Rescuers attempting to help injured sea lions

January 3, 2010 2:06:32 PM PST
Marine mammal rescuers said they would try again Sunday to rescue two injured sea lions along the San Francisco waterfront. A volunteer planned to go out in a boat hoping to spot at least one of them.

On Saturday, volunteers tried track down a distressed sea lion that was first seen Friday night at Pier 39. Instead, they found a second sea lion caught in a bind at the Hyde Street Pier.

Their efforts to help the sea lions have been frustrating. Ivania Molina went to Pier 39 looking for the hurt sea lion.

"Because I grew up in San Francisco and they're a San Francisco institution, and so I had to come out and see if it was ok," she told ABC7.

Volunteers from the Marine Mammal Center spent the day looking for it and thought they had found it at the Hyde Street Pier. Four rescuers tried to get the animal into their nets but it swam away.

"It's hard because you've got the adrenaline going, you want to be able to help the animal and you know, at the end of the day it's up to the animal," Jim Oswald with the Marine Mammal Center told ABC7.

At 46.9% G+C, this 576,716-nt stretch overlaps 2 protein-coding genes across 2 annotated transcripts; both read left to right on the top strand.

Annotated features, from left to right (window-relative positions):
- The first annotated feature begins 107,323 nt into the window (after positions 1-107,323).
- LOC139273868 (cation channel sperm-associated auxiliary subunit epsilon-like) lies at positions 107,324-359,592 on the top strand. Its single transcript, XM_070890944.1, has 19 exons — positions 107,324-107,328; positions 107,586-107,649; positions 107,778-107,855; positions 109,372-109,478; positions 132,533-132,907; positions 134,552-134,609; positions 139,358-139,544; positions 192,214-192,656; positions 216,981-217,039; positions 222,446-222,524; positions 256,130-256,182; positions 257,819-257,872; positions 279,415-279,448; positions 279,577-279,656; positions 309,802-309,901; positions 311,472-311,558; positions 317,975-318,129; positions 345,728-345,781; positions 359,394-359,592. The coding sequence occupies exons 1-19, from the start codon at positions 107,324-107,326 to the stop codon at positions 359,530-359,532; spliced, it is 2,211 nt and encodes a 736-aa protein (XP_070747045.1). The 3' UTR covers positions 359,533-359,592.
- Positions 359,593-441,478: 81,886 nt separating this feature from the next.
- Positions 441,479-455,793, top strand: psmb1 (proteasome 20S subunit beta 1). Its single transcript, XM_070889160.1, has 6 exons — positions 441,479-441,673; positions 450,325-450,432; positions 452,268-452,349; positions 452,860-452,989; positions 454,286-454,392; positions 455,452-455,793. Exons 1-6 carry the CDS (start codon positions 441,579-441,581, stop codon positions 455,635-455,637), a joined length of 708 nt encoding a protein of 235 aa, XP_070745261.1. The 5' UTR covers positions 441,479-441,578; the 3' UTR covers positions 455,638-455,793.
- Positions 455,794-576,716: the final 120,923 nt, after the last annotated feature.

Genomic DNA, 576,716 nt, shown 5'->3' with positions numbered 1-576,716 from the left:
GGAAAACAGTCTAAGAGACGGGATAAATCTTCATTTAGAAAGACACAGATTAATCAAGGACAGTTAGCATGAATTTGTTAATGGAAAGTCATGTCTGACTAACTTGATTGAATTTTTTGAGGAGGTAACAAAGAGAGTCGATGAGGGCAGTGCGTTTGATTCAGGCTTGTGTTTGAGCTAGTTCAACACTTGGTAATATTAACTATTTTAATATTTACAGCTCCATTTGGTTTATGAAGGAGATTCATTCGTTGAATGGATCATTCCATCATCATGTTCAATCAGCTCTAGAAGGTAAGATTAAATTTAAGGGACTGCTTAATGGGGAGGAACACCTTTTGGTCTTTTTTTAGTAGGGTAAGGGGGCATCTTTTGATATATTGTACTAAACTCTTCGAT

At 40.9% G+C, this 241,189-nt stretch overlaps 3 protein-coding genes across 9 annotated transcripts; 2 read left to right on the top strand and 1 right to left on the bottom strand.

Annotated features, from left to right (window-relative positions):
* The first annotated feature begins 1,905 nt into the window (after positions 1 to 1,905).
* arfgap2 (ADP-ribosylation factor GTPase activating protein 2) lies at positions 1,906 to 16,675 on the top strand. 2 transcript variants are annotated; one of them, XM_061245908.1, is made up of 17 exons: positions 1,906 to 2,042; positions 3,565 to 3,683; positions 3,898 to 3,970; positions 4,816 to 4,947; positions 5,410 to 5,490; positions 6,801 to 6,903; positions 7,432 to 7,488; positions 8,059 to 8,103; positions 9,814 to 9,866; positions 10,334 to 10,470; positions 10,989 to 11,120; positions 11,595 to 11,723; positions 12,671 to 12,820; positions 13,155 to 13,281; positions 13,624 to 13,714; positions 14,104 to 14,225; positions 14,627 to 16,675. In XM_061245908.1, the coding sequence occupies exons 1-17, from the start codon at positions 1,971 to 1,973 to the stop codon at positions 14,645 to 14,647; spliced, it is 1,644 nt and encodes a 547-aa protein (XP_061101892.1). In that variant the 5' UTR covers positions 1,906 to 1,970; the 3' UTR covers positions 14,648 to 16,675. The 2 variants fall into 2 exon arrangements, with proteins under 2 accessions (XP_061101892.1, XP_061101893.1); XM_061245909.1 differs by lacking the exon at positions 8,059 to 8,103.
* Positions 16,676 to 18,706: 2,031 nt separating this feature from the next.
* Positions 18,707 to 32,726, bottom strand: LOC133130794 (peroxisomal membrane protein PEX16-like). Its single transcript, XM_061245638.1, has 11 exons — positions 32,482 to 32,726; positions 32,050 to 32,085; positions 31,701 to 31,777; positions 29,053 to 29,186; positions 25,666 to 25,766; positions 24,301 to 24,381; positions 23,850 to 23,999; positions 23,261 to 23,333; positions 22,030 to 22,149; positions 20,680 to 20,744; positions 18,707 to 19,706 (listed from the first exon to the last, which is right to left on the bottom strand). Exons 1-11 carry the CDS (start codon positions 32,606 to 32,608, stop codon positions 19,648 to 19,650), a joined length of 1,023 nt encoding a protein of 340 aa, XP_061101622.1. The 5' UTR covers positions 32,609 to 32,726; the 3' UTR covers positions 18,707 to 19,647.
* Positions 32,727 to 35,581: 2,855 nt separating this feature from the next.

The sea lion had something wrapped around its neck, but it was not the original one they were looking for.

"So, it's pretty sad actually. So, this is yet another California sea lion with an entanglement," Oswald lamented.

The original sea lion is getting a lot of attention because it showed up in a very public place. It hopped up onto a dock at Pier 39 and then postured in such a way that everyone could see the fishing line wrapped around its neck and snout.

"Certainly the public has really taken an interest to this sea lion as we have as well," Oswald pointed out.

The sea lion was especially noticeable because the hundreds of sea lions who usually live at Pier 39 have mysteriously disappeared. Biologists cannot explain it. Visitors are very disappointed. Some stop by the pier just to confirm that they really are gone.

"As strange as it was to see them all gathered here, it's even more eerie to not to see any of them" Virgil Prewitt said. "It's kind of surreal that they're not here."

Officials at the Marine Mammal Center say a rescue attempt from a floating dock in the dark would have been too dangerous, so they had to wait until morning. By then, the sea lion was gone.

"Our best course of action and we want to be able to help this animal but do it in a safe manner," Oswald said.

Tourists at Pier 39 now have two things to look for, the injured sea lions and hundreds of missing sea lions. The story has gotten so much attention even the London Times has called Pier 39 for a comment.


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